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White, Alex

Posted by MarthaCrossSargent 
White, Alex
March 16, 2007 01:55PM
Dr. John J. Dickey Diary, Fleming County, Ky. Recorded in the 1870's and
beyond. Reprinted in Kentucky Explorer, Volume 11, No March, 1997, pp.
106-107. By permission. Clay County.

ALEX WHITE (by Captain Byron)
Alex White, son of Hugh White, Sr., was seven years old when his
father, Hugh White, came to Clay County. He was born in 1800 in
Tennessee. Hugh White was born about Harrisburg, Pennsylvania. He
emigrated to Southwest Virginia. His father was probably named William
who owned slaves in Pennsylvania, and when emancipation took place, he
emigrated to save his slaves. He settled near Abingdon. Hugh and his
brother, James, were engaged in the manufacture of salt at King's Salt
works near Abingdon. Hugh White and father, with other members of his
family moved first to Yellow Creek, Bell County. Hugh White and his
brother-in-law, Baugh, made salt on Collin's Fork near the mouth of
Baugh's Branch, or England's Branch. The well is still there, called
Baugh's salt well. As late as 1820 Alex White and his uncle, James,
hauled salt from Goose Creek to Powell's Valley, Virignia, and from that
point took it in flat boats to Huntsville, Alabama. With money thus made,
James White, brother of Hugh White, bought a cotton plantation in Alabama.
The making of salt was first from salt springs, then from dug wells, then
from bored wels. Hugh White died in 1856 aged about 81, so that he was
born about 1775 [sic]. This would make him 32 years old when he came to
Clay County. Alex was his oldest son. He died in 1884, aged 84 years
old. Hugh White's wife was Caine. Her relatives still live near
Barboursville [sic]. Hugh White was built about like his grandson, Judge
B. P. White, who resembles his grandfather very strongly. The Whites are
of Scotch-Irish descent. Hugh White was worth perhaps $50,000 when he
died. He owned a large number of slaves. When he died his things were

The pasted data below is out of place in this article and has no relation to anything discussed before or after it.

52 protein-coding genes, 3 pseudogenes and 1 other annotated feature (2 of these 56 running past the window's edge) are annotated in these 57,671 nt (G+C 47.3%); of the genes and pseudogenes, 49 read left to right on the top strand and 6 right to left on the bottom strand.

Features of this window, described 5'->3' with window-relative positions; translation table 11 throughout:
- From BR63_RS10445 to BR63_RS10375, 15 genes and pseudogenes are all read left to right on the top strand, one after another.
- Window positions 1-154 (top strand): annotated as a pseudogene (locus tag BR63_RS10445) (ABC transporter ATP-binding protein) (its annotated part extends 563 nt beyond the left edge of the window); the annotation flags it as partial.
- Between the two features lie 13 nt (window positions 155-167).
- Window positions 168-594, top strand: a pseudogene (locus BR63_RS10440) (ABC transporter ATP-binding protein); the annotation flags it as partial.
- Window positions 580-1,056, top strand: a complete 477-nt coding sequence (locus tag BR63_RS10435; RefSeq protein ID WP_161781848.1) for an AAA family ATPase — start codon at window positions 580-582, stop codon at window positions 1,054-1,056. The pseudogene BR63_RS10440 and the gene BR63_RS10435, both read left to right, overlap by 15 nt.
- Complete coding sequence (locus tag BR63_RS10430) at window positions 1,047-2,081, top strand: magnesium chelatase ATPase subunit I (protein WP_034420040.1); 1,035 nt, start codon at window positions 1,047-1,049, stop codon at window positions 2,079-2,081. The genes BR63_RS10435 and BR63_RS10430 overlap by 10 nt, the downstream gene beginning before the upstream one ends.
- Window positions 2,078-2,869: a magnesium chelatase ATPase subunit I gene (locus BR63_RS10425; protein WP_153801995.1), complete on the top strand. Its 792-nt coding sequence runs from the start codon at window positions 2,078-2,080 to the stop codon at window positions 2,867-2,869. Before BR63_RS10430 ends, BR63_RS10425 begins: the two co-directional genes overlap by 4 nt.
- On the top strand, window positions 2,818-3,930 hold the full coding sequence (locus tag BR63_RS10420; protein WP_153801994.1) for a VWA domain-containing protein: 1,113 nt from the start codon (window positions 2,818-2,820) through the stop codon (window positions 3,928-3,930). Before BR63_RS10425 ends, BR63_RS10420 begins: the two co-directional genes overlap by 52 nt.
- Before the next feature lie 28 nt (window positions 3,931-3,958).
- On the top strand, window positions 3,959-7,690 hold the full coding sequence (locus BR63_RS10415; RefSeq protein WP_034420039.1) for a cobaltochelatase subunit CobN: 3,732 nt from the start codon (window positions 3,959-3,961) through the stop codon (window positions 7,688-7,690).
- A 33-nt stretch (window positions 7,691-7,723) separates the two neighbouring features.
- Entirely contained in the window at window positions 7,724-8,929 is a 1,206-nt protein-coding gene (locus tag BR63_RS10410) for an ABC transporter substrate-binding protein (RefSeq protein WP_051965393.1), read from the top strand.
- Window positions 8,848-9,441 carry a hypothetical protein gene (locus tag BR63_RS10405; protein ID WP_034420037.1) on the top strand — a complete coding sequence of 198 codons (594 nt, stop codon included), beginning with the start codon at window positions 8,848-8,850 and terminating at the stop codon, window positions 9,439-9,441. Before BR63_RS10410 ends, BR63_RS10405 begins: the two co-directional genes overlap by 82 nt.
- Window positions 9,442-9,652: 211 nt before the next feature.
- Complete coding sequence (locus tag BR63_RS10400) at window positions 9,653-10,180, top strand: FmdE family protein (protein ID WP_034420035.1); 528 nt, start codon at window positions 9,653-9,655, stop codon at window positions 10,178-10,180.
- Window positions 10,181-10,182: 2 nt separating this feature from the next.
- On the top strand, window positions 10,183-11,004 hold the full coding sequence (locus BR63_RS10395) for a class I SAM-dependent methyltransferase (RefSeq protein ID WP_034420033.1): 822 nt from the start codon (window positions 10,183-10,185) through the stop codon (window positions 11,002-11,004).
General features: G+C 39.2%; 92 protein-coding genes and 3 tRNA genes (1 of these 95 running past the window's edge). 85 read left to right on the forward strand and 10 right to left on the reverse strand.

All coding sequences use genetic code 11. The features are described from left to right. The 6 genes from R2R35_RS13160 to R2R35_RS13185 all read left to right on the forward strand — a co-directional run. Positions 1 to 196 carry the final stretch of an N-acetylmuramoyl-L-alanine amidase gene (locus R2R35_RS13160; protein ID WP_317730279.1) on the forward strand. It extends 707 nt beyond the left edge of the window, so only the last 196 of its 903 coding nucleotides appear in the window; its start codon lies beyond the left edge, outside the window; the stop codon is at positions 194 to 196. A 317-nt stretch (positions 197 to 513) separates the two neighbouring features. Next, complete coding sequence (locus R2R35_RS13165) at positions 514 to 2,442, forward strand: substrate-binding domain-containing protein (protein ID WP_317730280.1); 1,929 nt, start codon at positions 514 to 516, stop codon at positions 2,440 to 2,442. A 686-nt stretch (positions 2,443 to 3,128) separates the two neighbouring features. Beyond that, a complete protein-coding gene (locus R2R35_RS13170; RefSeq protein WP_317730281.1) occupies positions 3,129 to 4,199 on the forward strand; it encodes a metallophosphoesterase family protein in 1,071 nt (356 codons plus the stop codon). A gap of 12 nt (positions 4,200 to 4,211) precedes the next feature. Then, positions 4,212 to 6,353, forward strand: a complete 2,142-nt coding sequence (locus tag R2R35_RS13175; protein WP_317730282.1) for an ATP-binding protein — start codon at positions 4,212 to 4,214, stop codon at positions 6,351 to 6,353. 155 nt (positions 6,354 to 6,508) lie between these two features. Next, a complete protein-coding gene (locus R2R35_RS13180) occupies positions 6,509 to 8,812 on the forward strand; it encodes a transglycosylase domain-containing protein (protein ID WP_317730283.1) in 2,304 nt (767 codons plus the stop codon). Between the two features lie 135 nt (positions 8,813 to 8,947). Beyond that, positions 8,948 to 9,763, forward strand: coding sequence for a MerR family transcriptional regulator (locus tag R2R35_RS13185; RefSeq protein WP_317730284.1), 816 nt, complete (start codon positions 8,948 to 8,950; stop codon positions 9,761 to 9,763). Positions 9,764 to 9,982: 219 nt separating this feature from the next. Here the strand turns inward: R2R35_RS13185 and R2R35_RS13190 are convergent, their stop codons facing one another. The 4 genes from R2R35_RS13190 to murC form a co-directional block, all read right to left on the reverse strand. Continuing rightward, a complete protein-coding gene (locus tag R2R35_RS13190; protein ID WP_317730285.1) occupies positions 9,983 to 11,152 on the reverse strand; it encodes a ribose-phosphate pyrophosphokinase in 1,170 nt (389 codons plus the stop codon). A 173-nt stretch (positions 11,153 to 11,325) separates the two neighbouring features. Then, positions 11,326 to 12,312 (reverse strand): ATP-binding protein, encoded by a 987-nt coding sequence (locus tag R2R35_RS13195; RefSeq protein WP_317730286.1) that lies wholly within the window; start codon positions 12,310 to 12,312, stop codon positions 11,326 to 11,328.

divided amongst his children. He had divided a great many before. He was
a man of broad views. He was a Whig in politics and usually active in
elections. His son, John White, was elected to Congress in the thirties
and went five terms in succession. He was Speaker of the House one or
more terms. Hugh White was a man of bright mind, strong body, and was
active at the time of his death. He was given to drink in his middle life
but was temperate in his old age. He was after the order of an old
British cavalier, large ideas and liberal views. James White died young
and was worth a million dollars. He was a man of remarkable energy. He
made salt and carried on other kinds of business. Hugh White had 13 or 14
children. John White said, "The idea of hauling salt to Powell River and
shipping it to Alabama was original with James White." He made salt on
Goose Creek. Alex White was his manager. He sold the salt at Huntsville
at $5.00 per bushel. His home was near or at Abingdon, Virginia. He ws
one of the richest men in the United States and was worth a million. He
lived in the saddle and was prominent in salt manufacture in Virginia,
King's Salt Works. The Prestons and Robinsons of Abingdon also became
rich in manufacturing salt. There was a salt lake at Abingdon. The
workmen left their tools in the bottom of a deep well one night. The next
morning when the well went down a lighted candle was put on a board and
from the bottom of the well it floated away illuminating the surface of
the lake.

White King Baugh Collins England Powell Caine Preston Robinson
PA VA Bell-KY Barbourville-Knox-KY AL

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